sulphide, diacetyl, methyl mercaptan, furfuryl mercaptan, dimethyl sulphide,
acetylpropionyl, acetic acid, guaiacol, vinyl guaiacol, pyrazine,
n-methylpyrrole, and methyl carbinol. All these substances do not preexist in
the unroasted coffee beans; some are undoubtedly the products of the roasting
process and others are produced by the decomposition of the more complex
precursors (C.S.I.R., 1948-1976).
As a long term drinker of 5-10 cups of coffee a day, I do not think I do myself
any favors by drinking the coffee. Still I will quote some of the alarming
things I have read. Tyler (1982) cites "some evidence linking coffee and
cancer of the pancreas." "...Caffeine...in large amounts produces many
undesirable side effects--from nervousness and insomnia to rapid and irregular
heartbeats, elevated blood sugar and cholesterol levels, excess stomach acid,
and heartburn. It is definitely a teratogen in rats" (Tyler, 1982). Michael
Jacobson cites numerous studies on pregnant animals and humans in which the
equivalent of 3-4 daily cups of coffee caused birth defects such as cleft
palate and missing bones (Washington Star, December 20, 1978). I am seeking
from MMWR documentation for a rumor I heard that several people were killed in
one year by colonic irrigation with coffee, more than were killed by all other
herbs combined that year (excluding alcohol, cocaine, heroine, marijuana, and
tobacco). In some individuals, caffeine causes nervousness, restlessness,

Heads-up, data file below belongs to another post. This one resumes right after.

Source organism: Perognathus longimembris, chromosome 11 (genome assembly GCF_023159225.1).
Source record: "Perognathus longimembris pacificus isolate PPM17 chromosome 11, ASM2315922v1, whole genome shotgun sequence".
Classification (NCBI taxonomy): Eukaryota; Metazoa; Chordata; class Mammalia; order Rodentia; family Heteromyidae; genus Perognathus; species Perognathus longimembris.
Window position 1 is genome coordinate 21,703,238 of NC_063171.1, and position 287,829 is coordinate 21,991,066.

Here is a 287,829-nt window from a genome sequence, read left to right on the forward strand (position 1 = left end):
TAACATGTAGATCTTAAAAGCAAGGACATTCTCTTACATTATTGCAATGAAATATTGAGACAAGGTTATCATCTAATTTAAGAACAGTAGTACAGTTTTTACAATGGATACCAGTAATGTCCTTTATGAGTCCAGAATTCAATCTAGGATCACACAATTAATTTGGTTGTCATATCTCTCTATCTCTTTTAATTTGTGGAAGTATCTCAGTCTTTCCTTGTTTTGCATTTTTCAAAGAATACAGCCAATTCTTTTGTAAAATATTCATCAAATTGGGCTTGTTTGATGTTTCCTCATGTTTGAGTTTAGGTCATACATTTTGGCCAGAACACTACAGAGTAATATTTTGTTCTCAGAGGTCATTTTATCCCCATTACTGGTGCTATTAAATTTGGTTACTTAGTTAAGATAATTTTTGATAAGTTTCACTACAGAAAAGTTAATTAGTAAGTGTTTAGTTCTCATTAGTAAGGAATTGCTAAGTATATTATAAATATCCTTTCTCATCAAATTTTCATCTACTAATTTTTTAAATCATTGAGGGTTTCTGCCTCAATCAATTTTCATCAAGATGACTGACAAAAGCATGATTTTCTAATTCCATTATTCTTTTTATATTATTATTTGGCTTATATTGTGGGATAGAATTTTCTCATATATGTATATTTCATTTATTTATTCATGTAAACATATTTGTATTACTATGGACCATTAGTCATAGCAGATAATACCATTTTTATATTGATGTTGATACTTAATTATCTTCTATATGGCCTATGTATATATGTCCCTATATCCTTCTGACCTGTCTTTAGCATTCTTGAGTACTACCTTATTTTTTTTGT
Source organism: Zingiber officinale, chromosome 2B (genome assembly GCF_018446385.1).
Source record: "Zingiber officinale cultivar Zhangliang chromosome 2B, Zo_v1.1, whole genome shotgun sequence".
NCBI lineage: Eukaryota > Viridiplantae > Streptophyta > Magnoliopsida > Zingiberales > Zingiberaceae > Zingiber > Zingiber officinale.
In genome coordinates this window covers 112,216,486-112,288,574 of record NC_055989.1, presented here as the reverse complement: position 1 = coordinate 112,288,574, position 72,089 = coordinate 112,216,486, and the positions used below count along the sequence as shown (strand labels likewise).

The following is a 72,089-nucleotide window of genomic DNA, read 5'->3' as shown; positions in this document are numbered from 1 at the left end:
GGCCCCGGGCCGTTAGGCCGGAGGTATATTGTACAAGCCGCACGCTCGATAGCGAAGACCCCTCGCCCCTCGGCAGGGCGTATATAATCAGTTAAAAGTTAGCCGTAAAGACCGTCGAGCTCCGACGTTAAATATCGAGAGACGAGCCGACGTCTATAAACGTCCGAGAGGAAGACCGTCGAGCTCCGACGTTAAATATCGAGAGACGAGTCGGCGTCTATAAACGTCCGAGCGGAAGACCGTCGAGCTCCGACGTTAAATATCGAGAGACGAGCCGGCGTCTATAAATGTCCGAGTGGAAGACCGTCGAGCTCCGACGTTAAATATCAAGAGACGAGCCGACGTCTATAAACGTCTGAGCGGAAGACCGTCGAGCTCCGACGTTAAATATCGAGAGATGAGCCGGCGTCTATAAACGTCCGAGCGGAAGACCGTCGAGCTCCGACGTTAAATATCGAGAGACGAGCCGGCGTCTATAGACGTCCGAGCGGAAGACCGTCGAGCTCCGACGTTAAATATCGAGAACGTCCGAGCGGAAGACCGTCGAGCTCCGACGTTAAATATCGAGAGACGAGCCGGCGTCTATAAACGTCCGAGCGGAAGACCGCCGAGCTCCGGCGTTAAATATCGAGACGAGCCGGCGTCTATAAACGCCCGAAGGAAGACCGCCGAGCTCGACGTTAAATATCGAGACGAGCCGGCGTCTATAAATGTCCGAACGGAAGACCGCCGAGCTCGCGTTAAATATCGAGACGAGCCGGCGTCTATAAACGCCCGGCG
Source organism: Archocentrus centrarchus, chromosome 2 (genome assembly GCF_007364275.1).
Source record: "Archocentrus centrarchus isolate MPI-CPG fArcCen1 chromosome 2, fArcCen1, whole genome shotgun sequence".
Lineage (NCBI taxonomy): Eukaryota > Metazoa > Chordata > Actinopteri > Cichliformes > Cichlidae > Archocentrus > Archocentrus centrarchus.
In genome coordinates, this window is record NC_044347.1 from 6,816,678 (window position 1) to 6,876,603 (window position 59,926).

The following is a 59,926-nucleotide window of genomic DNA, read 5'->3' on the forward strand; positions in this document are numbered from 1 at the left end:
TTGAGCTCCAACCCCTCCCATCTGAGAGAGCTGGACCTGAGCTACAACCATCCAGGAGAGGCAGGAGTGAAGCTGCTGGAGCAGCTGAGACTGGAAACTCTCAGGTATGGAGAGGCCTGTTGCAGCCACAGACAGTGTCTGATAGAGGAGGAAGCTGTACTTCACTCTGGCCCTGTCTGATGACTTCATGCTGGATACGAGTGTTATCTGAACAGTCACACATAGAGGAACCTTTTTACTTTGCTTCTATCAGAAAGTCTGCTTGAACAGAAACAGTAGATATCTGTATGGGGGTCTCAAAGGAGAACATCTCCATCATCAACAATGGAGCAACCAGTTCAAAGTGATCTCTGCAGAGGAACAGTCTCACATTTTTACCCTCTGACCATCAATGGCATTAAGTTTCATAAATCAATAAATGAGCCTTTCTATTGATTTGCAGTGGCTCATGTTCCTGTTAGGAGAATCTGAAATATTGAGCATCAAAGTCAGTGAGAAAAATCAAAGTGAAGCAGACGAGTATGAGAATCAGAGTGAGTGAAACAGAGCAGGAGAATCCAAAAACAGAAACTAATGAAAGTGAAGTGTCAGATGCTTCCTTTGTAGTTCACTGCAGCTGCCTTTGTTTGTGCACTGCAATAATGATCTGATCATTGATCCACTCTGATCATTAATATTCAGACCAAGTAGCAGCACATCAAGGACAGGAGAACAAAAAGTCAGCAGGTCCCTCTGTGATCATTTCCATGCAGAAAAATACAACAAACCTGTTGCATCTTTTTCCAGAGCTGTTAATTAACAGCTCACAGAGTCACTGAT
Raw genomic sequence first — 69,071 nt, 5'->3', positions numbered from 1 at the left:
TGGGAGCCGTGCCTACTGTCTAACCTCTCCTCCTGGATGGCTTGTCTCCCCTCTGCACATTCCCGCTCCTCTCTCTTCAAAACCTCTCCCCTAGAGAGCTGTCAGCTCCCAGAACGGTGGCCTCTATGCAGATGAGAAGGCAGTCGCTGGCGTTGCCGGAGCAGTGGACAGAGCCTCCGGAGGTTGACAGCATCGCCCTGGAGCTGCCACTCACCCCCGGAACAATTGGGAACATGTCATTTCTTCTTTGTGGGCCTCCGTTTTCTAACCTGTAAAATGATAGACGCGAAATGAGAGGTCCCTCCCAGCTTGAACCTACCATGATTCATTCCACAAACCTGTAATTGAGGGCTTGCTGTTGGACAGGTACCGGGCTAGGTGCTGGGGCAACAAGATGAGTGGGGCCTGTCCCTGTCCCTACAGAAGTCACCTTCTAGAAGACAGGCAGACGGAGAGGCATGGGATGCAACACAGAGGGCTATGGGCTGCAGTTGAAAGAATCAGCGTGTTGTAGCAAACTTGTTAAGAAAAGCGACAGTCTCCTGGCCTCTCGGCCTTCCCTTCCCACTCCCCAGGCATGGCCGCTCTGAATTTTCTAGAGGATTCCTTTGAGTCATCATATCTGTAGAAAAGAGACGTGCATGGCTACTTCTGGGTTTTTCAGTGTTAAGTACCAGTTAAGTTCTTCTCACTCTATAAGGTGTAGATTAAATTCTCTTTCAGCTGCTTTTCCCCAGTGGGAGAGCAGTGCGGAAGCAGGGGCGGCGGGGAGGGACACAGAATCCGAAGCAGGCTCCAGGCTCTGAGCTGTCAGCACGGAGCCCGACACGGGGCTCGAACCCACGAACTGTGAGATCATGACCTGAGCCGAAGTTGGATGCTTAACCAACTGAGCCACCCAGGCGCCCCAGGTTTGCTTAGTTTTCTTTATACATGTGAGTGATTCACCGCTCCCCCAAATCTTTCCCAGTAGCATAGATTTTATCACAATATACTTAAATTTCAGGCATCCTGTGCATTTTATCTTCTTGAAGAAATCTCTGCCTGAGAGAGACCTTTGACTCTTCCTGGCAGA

excitement and insomnia. Patients with peptic ulcers, hypertension, and other
cardiovascular and nervous disorders are usually advised by their physicians to
refrain from drinking coffee. Chlorogenic acid may induce rhinitis and
dermatitis in workers engaged, in roasting, sorting, or grinding coffee
(Morton, 1977). Mitchell and Rook (1979) note that the role of chlorogenic
acid in the respiratory symptoms were discounted. Still workers develop
asthma, dermatitis, rhinitis, and urticaria. Inhalation of coffee bean dust
can produce coffee worker's lung, a type of allergic alveolitis. Coffee
extracts are GRAS ([[section]]182.20), but the GRAS status of caffeine
([[section]]182.1180) is being reassessed (Duke, 1984b).
Evergreen, glabrous shrub or small tree, up to 5 m tall when unpruned; leaves
opposite, dark green, glossy, elliptical, acuminate-tipped, short-petioled,
5-20 cm long, 1.5-7.5 cm broad, usually 10-15 cm long and 6 cm broad; flowers
white, fragrant, in axillary clusters, opening simultaneously 8-12 days after
wetting; corolla tubular, 1 cm long, 5-lobed; calyx small, cup-shaped; fruit a
drupe, about 1.5 cm long, oval-elliptic, green when immature, ripening
yellow and then crimson, black upon drying, 7-9 months to maturity; seeds